It’s the first snow day of the season today. Rain turned to snow overnight, making for nasty driving conditions. We woke up to about four or five inches, and it’s still snowing. We managed to get the patio furniture covered and get some firewood inside before it all started coming down.
Sleeping in, fresh cinnamon rolls for a late breakfast, and a snug day inside our little brick house. Snow days aren’t so bad. And now that the boy is ten, I actually get some work done as well.
This weekend I edited and scheduled the next several weeks’ worth of the Your Face Is Crooked podcast (including this week’s episode). Today I will record a new outro to add to the end of each episode. We’re just about five weeks away from the release of We Hope for Better Things, and starting in January, I’ll no longer be telling people about how they can pre-order it. Instead, you’ll actually be able to buy it outright! (A great use of all those Amazon and Barnes and Noble gift cards you’ll be getting at Christmas.)
I’m excited and nervous (mostly about my two live events which I’m kind of dreading). I’m trying to decide just what to do on release day to keep my mind off it and avoid constantly refreshing Amazon to see where it ranks. Since it comes out on New Year’s Day, I guess I’ll be taking down the Christmas decorations and cleaning the house. It’s a glamorous life, but someone needs to live it.
For today, I’m working. And writing. And cooking my own Thanksgiving dinner because every year we go to someone else’s house and so I never get any leftovers. If you find yourself at home today because of snow (or if you’re one of those unfortunate souls stuck at an airport because of it) you might want to check out the Your Face Is Crooked podcast. Each episode is short and amusing and maybe they’ll brighten your cloudy day a bit.
Here’s this week’s ep:
As an introvert, I don’t typically start conversations. And I almost never start them with strangers (unless I’m trying really hard to be approachable). So I’m always taken by surprise and always a bit uncomfortable when strangers start conversations with me out of the blue.
First, they may not know it, but they have actually interrupted a conversation I was already having…with myself…in my head.
Second, I find that to me personal space is more than just physical. It’s aural. And if there have been no formal introductions or good manners have not dictated the talking (as in the cases of telling to the person behind the counter your coffee order or saying excuse me when you bump into someone) it almost feels inappropriate, like when you watch that brief ungloved hand touch in the Kiera Knightly version of Pride and Prejudice and somehow that’s the sexist thing in the whole movie until she catches sight of Darcy striding toward her in the morning light after the countess visits her, and then they ruin it in the American version with that stupid sappy tag on the end with them sitting outside by the reflecting pool at his house…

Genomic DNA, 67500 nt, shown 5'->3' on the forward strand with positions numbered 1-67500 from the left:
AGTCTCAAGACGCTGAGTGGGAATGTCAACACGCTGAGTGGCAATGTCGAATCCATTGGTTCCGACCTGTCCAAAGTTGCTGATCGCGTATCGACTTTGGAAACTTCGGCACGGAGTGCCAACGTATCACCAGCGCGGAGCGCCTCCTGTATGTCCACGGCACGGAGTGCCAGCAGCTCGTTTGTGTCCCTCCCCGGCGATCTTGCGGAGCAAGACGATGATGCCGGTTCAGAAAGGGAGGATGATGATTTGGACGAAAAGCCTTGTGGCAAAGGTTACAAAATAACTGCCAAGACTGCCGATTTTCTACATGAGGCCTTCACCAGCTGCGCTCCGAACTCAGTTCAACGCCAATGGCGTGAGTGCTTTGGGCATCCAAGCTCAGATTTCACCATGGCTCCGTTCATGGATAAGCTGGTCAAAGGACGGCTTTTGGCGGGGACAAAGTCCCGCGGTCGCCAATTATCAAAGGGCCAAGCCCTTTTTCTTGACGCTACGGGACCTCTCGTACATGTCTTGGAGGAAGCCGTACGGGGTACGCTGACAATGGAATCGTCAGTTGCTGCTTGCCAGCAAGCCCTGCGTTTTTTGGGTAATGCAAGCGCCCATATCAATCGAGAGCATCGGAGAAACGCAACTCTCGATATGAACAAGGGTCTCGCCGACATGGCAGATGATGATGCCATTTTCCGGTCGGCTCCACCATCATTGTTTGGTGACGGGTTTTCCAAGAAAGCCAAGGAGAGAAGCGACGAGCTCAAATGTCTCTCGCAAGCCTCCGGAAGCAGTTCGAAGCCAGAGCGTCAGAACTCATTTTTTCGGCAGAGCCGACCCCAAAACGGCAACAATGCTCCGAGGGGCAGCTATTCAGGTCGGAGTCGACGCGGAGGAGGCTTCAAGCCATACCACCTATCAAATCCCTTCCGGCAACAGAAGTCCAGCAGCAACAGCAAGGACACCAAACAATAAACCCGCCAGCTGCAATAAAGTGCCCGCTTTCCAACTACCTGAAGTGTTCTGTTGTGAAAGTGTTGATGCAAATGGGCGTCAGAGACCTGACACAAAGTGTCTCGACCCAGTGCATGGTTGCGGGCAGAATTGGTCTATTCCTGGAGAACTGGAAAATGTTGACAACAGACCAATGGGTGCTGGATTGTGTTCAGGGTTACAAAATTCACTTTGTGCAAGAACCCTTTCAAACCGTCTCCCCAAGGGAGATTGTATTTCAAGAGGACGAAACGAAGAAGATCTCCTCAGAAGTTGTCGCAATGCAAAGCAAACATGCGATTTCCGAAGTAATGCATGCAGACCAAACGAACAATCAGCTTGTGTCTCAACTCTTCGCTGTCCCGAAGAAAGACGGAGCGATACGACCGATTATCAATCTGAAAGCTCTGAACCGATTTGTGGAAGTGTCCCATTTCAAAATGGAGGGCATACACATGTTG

That’s what this one is about…
Not long ago, a friend told me something I was better off not knowing…
We’re one week into National Novel Writing Month and I hope that any of you who are participating are finding success. I’ve been happy with my progress thus far — 15,535 words — and I have to admit it is due to two things: lots of pre-thought and a little pre-writing.
On the pre-thought tip, I’ve been ruminating on this story for at least a couple years, and in the past couple months my disparate ideas codified into something with enough layers and complexity to work for a novel.
As for the pre-writing, in the week or so before November started, I forced myself to write chapter summaries for where I saw the beginning chapters going and managed to get up through chapter 17.
What has that meant for the writing? Well, in this first week I’ve managed just shy of a chapter a day because I already knew the main plot and character points I was going to cover in each. I doubt very much that I can keep up that pace all month with a heavy workload of writing copy for the next catalog and Thanksgiving coming up. But a solid start does wonders for my motivation to push forward, and all those chapter summaries make it easier for me to write in short bursts that I can fit in here and there throughout the day as time presents itself rather than waiting for perfect conditions of a long block of alone time that will not be interrupted.
So what happens when I reach chapter 18 and the summaries are no more? Well, at that point I should be over the halfway point of the novel and the forward momentum of all that story should make the going easier. Plus, I do know the ending already. I may take an hour or so and write out the next five or ten chapter summaries before I go on writing the novel. Or I may find that that would just slow me down.
One thing’s for sure, though. NaNoWriMo came at just the right time for me this year and the progress I’m making on a new story after so much time fiddling with old ones or making false starts on new ones has me feeling much less anxious than I have been in a long time.
Does everyone and their brother talk to you when you’re out in public? Or do you avoid conversing with strangers like the plague — like they literally might be carrying the plague and if you talk to them you’re probably exposing yourself to it?
I recently tried to switch from one modus operandi to the other. Here’s how that went…